Published on December 15th, 2018 | by Tim Cooper
Spider-Man: Into the Spider-Verse – Film Review
Reviewed by Tim Cooper on the 14th of December 2018
Sony Pictures presents a film by Bob Persichetti, Peter Ramsey and Rodney Rothman
Produced by Avi Arad, Phil Lord, Christopher Miller, Amy Pascal and Christina Steinberg.
Screenplay by Phil Lord and Rodney Rothman, based on ‘Miles Morales’ by Brian Michael Bendis and Sara Pichelli.
Starring (the voices of) Shameik Moore, Jake Johnson, Liev Schreiber, Hailee Steinfeld, Kathryn Hahn, Nicolas Cage, Lily Tomlin and Mahershala Ali.
Edited by Robert Fisher Jnr.
Running Time: 117 minutes
Release Date: the 13th of December 2018
Everyone has their favourite version of Spider-Man, including the live action iterations (Tobey Maguire, Andrew Garfield and Tom Holland), the perfectly cheesy 1994 cartoon TV series and even the recent PlayStation 4 video game. For those only familiar with the films, Spider-Verse is a different experience that should be approached with an open mind. It is an animated feature made for kids but one that outgrows Peter Parker’s initial story. It steers casual fans into a divergent experience and still successfully hits familiar emotional beats.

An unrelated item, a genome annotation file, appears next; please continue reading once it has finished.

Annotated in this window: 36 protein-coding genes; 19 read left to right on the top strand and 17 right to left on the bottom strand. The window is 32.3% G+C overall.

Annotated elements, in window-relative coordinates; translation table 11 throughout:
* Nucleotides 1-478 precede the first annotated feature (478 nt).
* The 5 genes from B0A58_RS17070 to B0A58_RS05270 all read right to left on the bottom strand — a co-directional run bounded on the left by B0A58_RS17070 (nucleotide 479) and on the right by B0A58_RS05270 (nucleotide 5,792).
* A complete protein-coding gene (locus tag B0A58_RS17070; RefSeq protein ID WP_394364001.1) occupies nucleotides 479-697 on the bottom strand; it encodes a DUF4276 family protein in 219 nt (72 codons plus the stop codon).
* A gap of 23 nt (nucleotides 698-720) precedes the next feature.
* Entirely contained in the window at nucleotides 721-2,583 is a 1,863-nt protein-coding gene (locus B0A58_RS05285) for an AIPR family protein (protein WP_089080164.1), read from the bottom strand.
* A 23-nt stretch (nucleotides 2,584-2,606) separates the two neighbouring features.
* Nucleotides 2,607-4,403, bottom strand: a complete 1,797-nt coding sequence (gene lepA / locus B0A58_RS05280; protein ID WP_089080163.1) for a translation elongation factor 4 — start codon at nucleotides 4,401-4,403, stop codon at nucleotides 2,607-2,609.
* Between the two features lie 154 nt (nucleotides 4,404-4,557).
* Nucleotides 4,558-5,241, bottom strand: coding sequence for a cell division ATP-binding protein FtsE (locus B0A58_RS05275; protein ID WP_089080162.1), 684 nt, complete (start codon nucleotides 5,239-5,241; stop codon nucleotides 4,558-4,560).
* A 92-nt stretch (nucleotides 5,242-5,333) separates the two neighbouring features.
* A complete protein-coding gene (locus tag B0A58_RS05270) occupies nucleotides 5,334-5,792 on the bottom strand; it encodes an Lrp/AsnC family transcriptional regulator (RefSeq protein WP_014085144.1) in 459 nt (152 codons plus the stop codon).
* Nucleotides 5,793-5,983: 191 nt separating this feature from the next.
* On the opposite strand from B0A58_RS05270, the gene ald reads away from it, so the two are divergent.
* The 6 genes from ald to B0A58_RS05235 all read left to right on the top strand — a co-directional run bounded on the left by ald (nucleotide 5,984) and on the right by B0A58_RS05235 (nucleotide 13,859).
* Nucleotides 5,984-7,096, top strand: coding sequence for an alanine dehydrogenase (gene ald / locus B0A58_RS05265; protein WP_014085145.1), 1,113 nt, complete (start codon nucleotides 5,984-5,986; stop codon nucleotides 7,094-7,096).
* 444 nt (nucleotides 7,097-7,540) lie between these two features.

Spider-Verse starts with the emotionally-driven psychosis of Wilson Fisk (Liev Schreiber) forcing him to tear open a cross-dimensional portal of alternate universes. After Spider-Man (Jake Johnson) fails to stop the dangerous experiment, New York City warps into a collision of joint identities and chaos. Alternate Spider-Heroes begin spilling over into our world from strange dimensions. They must unify to prevent a violent end to each of their worlds.